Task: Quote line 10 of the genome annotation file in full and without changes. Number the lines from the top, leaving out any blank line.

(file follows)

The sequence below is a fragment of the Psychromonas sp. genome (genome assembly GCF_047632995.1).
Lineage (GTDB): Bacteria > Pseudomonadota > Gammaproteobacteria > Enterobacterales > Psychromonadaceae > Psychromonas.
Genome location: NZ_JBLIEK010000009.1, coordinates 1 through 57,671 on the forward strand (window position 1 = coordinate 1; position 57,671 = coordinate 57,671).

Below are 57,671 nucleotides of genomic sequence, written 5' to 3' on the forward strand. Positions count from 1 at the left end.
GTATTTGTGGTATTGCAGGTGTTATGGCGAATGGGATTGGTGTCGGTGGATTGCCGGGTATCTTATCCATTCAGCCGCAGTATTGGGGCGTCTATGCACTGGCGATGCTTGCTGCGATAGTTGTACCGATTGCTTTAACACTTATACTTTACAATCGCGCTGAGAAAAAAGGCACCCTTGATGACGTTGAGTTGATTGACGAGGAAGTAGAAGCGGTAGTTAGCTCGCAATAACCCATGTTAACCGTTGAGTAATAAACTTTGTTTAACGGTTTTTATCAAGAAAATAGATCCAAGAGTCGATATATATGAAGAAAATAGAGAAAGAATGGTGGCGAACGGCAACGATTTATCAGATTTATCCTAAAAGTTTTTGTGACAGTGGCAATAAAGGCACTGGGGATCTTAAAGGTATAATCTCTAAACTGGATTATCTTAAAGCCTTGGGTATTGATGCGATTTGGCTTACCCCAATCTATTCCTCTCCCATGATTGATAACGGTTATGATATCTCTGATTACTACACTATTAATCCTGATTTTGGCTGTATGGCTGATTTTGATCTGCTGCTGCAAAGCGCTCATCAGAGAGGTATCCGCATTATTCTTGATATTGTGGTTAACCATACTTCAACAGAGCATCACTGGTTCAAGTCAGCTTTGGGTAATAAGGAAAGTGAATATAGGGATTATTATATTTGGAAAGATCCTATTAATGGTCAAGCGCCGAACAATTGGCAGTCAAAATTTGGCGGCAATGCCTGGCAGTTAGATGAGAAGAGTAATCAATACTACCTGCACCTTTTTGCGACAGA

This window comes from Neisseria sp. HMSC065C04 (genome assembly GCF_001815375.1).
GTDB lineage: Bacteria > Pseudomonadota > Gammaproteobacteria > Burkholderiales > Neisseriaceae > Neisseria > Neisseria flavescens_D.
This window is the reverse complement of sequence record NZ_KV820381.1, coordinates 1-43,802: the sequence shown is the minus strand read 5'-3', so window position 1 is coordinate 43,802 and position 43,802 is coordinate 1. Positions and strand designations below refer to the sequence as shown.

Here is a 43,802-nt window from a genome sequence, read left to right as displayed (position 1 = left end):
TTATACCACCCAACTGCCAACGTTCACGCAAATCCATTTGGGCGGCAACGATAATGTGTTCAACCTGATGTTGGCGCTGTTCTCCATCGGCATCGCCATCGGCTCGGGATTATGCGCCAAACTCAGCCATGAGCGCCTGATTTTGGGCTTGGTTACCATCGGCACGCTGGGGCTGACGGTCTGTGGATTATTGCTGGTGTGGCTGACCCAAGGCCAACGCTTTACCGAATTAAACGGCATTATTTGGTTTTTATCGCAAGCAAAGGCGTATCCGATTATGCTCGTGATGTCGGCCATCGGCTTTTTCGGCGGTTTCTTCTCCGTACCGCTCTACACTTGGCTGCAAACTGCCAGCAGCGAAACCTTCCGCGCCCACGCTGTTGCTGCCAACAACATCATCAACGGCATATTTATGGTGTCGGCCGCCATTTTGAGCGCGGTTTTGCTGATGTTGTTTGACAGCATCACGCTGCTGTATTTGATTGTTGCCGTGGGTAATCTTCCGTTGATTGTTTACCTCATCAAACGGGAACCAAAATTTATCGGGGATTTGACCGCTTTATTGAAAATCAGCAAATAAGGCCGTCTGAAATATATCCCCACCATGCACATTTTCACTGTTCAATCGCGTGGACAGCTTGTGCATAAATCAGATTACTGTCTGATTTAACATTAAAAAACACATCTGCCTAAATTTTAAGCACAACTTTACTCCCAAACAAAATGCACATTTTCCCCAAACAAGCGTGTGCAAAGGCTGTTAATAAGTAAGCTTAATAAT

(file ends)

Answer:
TTATACCACCCAACTGCCAACGTTCACGCAAATCCATTTGGGCGGCAACGATAATGTGTTCAACCTGATGTTGGCGCTGTTCTCCATCGGCATCGCCATCGGCTCGGGATTATGCGCCAAACTCAGCCATGAGCGCCTGATTTTGGGCTTGGTTACCATCGGCACGCTGGGGCTGACGGTCTGTGGATTATTGCTGGTGTGGCTGACCCAAGGCCAACGCTTTACCGAATTAAACGGCATTATTTGGTTTTTATCGCAAGCAAAGGCGTATCCGATTATGCTCGTGATGTCGGCCATCGGCTTTTTCGGCGGTTTCTTCTCCGTACCGCTCTACACTTGGCTGCAAACTGCCAGCAGCGAAACCTTCCGCGCCCACGCTGTTGCTGCCAACAACATCATCAACGGCATATTTATGGTGTCGGCCGCCATTTTGAGCGCGGTTTTGCTGATGTTGTTTGACAGCATCACGCTGCTGTATTTGATTGTTGCCGTGGGTAATCTTCCGTTGATTGTTTACCTCATCAAACGGGAACCAAAATTTATCGGGGATTTGACCGCTTTATTGAAAATCAGCAAATAAGGCCGTCTGAAATATATCCCCACCATGCACATTTTCACTGTTCAATCGCGTGGACAGCTTGTGCATAAATCAGATTACTGTCTGATTTAACATTAAAAAACACATCTGCCTAAATTTTAAGCACAACTTTACTCCCAAACAAAATGCACATTTTCCCCAAACAAGCGTGTGCAAAGGCTGTTAATAAGTAAGCTTAATAAT